Lower hand grip strength in older adults with non-alcoholic fatty liver disease: A nationwide population-based study

Beom Jun Kim, Seong Hee Ahn, Seung Hun Lee, Seongbin Hong, Mark W Hamrick, Carlos M Isales, Jung Min Koh

Research output: Contribution to journalArticle

4 Scopus citations

Abstract

Although both liver and muscle are metabolically active endocrine organs, and non-alcoholic fatty liver disease (NAFLD) and sarcopenia may share common pathogenic determinants, there have been few clinical studies of the relationship between NAFLD and muscle strength, especially in the elderly. We conducted a nationally representative population-based, cross-sectional study using data from the Korea National Health and Nutrition Examination Survey, which involved 1,897 men aged ≥50 years and 2,206 postmenopausal women. NAFLD was defined using the hepatic steatosis index (HSI) and low muscle strength was defined using the Korea-specific cut-off point of hand grip strength (HGS). Men and women with NAFLD had 7.3% and 7.9% lower HGS than controls, respectively. The odds ratios for low muscle strength in the presence of NAFLD were 2.51 in men and 2.34 in women. HSI inversely correlated with HGS in both men and women. Consistently, compared with men and women in the lowest HSI quartile, those in the highest quartile had 7.6% and 12.4% lower HGS, respectively, and were 5.63- and 3.58-times more likely to have low muscle strength, respectively. These results provide the first clinical evidence that NAFLD can be associated with muscular impairment in older adults, as demonstrated by lower muscle strength.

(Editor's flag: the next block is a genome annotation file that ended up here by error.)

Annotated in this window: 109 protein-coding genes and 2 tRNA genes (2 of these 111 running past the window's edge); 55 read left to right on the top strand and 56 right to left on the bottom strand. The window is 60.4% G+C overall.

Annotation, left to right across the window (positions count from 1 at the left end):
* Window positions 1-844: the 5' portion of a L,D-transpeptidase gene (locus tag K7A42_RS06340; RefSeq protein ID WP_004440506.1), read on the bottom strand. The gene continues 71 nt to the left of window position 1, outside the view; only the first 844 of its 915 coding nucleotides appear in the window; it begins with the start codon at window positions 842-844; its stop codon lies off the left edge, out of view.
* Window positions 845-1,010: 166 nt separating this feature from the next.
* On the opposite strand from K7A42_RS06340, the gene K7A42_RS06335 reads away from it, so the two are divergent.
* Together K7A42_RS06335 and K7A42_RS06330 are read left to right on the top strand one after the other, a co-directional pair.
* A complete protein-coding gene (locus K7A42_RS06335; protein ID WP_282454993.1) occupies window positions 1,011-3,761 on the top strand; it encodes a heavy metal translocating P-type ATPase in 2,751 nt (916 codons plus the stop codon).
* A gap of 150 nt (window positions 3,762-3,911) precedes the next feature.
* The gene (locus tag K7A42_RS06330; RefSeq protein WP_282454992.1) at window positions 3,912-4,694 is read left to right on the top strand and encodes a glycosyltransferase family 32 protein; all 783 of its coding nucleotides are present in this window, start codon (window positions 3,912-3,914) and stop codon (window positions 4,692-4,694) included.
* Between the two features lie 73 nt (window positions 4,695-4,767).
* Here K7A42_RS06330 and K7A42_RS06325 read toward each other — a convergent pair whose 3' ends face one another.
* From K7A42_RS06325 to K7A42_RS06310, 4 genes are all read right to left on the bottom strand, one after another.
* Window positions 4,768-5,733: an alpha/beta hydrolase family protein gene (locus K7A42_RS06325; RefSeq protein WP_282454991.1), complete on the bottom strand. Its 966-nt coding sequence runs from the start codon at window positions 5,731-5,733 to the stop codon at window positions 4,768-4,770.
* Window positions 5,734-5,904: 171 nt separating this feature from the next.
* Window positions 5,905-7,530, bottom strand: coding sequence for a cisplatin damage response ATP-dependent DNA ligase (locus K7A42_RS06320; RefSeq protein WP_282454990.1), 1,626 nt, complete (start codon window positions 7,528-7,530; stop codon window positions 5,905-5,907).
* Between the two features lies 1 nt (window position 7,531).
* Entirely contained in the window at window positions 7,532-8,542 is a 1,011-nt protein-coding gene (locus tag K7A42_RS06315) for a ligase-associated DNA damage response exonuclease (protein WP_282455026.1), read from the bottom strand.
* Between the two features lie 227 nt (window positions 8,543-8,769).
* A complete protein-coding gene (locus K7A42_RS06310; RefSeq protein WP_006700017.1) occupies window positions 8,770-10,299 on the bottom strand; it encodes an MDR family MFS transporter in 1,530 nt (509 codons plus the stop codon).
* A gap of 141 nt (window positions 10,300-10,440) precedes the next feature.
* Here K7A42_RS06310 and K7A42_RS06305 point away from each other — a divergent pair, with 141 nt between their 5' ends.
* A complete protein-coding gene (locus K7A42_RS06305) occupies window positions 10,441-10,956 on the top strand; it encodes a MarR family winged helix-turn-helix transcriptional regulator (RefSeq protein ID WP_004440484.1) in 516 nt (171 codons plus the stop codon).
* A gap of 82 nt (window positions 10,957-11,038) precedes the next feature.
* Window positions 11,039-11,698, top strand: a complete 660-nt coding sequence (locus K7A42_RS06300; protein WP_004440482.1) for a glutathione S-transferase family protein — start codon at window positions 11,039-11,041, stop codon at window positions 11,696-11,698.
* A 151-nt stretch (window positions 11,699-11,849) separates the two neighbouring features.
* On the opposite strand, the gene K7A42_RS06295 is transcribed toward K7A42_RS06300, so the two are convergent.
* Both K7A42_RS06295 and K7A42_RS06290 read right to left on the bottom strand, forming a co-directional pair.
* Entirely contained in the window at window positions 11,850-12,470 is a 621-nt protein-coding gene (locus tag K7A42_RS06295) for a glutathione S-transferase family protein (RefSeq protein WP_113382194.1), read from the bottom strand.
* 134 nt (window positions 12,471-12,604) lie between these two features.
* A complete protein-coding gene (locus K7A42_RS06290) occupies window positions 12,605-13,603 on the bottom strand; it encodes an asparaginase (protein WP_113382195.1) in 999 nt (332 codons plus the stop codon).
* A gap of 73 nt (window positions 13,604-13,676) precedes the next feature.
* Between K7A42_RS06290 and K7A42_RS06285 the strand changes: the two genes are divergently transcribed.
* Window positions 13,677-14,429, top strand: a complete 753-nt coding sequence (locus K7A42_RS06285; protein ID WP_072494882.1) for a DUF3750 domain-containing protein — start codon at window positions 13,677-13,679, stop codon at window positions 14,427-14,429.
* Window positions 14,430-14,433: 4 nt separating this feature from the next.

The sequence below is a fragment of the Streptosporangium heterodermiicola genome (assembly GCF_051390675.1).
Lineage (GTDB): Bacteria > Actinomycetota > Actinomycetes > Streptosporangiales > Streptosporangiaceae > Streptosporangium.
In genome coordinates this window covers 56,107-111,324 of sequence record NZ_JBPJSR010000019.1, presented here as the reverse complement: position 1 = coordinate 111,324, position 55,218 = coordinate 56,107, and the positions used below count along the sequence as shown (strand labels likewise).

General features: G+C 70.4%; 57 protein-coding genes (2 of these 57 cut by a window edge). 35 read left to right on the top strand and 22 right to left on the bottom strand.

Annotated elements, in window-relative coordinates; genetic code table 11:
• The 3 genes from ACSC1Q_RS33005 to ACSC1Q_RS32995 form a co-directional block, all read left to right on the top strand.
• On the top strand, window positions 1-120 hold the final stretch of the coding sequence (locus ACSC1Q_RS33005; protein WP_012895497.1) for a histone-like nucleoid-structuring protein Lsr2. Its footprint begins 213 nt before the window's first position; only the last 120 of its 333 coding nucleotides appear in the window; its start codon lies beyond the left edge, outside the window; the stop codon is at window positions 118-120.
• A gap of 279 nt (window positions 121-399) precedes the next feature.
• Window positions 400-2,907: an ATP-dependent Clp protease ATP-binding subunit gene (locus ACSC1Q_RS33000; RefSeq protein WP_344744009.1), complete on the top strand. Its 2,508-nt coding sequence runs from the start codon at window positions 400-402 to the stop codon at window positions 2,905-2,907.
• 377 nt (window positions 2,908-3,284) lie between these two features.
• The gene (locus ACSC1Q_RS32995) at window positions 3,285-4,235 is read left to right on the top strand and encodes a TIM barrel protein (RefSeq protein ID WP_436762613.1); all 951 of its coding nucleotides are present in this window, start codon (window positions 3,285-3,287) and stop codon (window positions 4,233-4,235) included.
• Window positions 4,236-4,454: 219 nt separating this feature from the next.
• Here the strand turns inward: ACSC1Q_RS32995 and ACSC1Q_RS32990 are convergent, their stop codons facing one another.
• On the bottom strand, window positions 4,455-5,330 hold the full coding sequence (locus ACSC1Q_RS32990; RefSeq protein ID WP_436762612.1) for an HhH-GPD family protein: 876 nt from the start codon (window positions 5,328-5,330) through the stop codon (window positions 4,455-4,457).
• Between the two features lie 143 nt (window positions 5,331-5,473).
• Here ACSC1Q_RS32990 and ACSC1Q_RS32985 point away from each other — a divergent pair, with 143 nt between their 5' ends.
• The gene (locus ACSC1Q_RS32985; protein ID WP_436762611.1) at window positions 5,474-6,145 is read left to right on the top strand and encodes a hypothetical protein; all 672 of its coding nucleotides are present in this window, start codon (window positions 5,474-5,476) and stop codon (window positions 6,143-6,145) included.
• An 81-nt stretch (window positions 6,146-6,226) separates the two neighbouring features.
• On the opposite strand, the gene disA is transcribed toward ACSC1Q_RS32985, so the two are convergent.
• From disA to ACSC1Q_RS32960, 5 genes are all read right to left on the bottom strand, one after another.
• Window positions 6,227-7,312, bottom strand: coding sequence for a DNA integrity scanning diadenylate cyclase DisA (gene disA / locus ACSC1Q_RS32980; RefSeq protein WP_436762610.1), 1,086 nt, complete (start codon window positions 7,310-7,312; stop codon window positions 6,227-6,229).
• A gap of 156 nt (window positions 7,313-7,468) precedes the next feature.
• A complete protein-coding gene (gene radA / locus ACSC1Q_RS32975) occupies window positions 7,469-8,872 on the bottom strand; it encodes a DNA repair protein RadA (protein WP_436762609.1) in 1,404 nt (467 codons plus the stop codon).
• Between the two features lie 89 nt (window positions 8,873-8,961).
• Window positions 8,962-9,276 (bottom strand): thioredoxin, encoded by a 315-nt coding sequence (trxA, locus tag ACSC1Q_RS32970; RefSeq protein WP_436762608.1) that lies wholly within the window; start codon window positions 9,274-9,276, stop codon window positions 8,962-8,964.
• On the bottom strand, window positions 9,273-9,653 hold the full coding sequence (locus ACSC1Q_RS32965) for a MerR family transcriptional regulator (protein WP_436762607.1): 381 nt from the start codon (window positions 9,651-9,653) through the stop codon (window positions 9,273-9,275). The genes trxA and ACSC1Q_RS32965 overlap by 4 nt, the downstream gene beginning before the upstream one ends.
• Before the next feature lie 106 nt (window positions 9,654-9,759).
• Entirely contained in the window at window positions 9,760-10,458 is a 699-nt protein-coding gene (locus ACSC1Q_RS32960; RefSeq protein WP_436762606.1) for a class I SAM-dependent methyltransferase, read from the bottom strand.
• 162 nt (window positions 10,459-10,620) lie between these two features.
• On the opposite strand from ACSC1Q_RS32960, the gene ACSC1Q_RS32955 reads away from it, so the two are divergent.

Original languageEnglish (US)
Pages (from-to)4547-4560
Number of pages14
JournalAging
Volume11
Issue number13
DOIs
StatePublished - Jul 1 2019

Keywords

  • Hand grip strength
  • Muscle strength
  • Non-alcoholic fatty liver disease
  • Sarcopenia

ASJC Scopus subject areas

  • Aging
  • Cell Biology

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